I was raised in a very afro-centric house. Both my dad and my mom taught my sisters and I Black History beyond just slavery and the Civil Rights Movement. We knew black historical figures, inventors, political leaders, scholars, authors, and intellectuals that most white people -and even most black people- didn’t know. We were raised to have pride in our history and in ourselves. And still, being Black was very scary to me. Because of my light skin, most folks didn’t know that I was Black. They knew that I was something, but didn’t know what. That became a favorite game of mine. A person would ask, “What are you, anyway?” And I would respond, “What do you think?” And the person, or group of people would go through the list of possibilities. Jewish? Mexican? Italian? Central American? Greek? Cuban? Persian? I even got Black Irish once. Rarely did a person guess African American, because (in my opinion) they didn’t want to offend me. Again, this was 1988. People treated me differently after they found out that I was Black. Or more to the point, they themselves behaved differently around me. Suddenly the black jokes would stop. Suddenly the questions would start. “Why do black people talk loud?” “Why do black people sit together in the cafeteria” “Why do black people ________?” I sometimes enjoyed the status of being “the black friend” and educating nice yet naive, sometimes ignorant, sometimes racist people. A lot of the times, I preferred to be invisible, to be “white”. That is called “passing”, when a light-skinned Black passes for being white. I did that often, especially with women. Growing up in a small, racist country town, everyone knew that I was black. And so dating girls was an issue. More than one relationship was ended when the parents found out that their daughter had gone out with, or wanted to go out with the black boy. So even at college, if felt like -and it was- a big deal to tell a woman that I was black. It seems strange, even funny, to think about that now. But believe me, it was uncomfortable and life altering then.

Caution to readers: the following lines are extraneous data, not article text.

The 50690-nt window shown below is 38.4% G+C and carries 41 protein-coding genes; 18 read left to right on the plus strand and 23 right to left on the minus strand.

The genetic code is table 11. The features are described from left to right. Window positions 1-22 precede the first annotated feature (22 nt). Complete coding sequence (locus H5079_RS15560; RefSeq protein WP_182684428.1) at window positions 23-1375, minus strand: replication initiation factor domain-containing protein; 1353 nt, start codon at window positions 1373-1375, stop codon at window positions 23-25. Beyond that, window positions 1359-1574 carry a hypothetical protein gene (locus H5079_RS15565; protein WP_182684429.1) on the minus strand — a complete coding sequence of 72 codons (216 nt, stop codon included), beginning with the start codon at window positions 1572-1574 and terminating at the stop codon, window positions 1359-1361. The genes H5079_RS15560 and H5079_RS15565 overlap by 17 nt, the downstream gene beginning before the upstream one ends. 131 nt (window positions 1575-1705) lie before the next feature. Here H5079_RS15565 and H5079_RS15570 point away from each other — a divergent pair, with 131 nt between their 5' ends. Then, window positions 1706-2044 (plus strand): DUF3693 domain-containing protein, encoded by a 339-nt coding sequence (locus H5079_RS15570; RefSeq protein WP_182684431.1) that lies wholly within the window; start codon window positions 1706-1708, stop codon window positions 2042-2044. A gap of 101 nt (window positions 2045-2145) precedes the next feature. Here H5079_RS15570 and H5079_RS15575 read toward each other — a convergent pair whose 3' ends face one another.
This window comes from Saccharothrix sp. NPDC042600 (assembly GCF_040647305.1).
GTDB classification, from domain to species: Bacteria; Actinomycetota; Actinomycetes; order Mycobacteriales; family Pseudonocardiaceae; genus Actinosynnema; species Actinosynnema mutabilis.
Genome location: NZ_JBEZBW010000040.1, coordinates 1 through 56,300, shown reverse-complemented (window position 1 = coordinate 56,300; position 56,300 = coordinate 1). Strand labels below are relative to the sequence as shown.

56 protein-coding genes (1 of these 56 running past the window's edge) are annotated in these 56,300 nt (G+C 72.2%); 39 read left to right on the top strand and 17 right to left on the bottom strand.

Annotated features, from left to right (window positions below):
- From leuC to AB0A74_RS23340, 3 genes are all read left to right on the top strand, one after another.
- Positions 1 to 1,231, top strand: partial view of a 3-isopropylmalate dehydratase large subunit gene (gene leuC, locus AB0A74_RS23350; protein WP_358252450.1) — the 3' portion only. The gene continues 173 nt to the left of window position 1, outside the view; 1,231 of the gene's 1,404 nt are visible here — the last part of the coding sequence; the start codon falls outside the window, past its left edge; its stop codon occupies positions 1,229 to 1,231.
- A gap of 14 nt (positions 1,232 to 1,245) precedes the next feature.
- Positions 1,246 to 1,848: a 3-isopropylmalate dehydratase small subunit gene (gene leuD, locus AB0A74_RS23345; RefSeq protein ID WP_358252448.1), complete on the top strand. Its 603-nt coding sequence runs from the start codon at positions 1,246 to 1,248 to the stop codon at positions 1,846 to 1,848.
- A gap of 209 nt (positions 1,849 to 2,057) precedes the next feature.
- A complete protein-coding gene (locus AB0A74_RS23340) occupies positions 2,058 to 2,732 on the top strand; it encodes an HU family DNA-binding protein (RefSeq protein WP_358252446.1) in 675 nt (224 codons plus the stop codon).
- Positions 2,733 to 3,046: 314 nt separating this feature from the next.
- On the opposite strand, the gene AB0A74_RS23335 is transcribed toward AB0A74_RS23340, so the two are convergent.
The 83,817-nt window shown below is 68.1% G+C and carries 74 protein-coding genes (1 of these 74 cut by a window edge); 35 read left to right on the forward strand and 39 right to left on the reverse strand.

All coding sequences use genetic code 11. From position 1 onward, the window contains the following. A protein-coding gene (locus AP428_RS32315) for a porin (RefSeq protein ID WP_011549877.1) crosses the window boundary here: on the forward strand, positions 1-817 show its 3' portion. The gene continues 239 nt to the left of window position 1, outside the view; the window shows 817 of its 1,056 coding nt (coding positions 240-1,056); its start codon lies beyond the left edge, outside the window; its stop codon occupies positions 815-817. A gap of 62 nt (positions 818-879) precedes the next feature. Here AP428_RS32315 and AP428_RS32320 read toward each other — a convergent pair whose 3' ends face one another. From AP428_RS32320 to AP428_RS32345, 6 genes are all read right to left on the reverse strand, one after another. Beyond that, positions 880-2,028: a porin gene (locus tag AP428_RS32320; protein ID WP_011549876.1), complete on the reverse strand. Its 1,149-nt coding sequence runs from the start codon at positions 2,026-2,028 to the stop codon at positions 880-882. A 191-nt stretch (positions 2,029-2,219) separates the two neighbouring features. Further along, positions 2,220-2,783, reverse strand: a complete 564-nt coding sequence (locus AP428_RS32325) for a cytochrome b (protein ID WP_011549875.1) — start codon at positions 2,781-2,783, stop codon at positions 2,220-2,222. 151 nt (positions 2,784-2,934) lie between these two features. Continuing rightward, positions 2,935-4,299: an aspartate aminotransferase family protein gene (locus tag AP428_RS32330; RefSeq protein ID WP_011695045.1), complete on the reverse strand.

Things began to change for me around the time of seeing this video. I had begun to take any “black” class offered by my university (there weren’t many). I got involved in the Black Student Union and other student groups protesting the university’s investments in Apartheid South Africa. My favorite band became Public Enemy. I began finding my voice, my confidence, my courage to just be my damn self. I wasn’t afraid anymore. Or at least I was a whole lot less afraid. For what felt like the first time in my life, I was feeling good.

So back to Tracy Chapman.


Album Cover

She was black. She was a woman. And she was a lesbian. In 1988, that was like the Holy Trinity of Are-Ya-Kiddin’-Me? And for me, a coffee-with-four-cream young black man terrified to even look people in the eyes, it was huge. She played a big role in my search for identity, because she herself and all of her song’s characters seemed to already have theirs. The people in the songs were all certainly dealing with troubles, tough choices, and/or demons, but they were doing it all on their own terms. Like their author, these characters were holding their heads up, saying “This is who I am, and that’s all I have to say.”

I learned from her wisdom. I was supported by her strength. I was nourished by her deep compassion, and emboldened by her self-confidence.

After seeing that video, there was no going back to who I was. And I am forever grateful for it.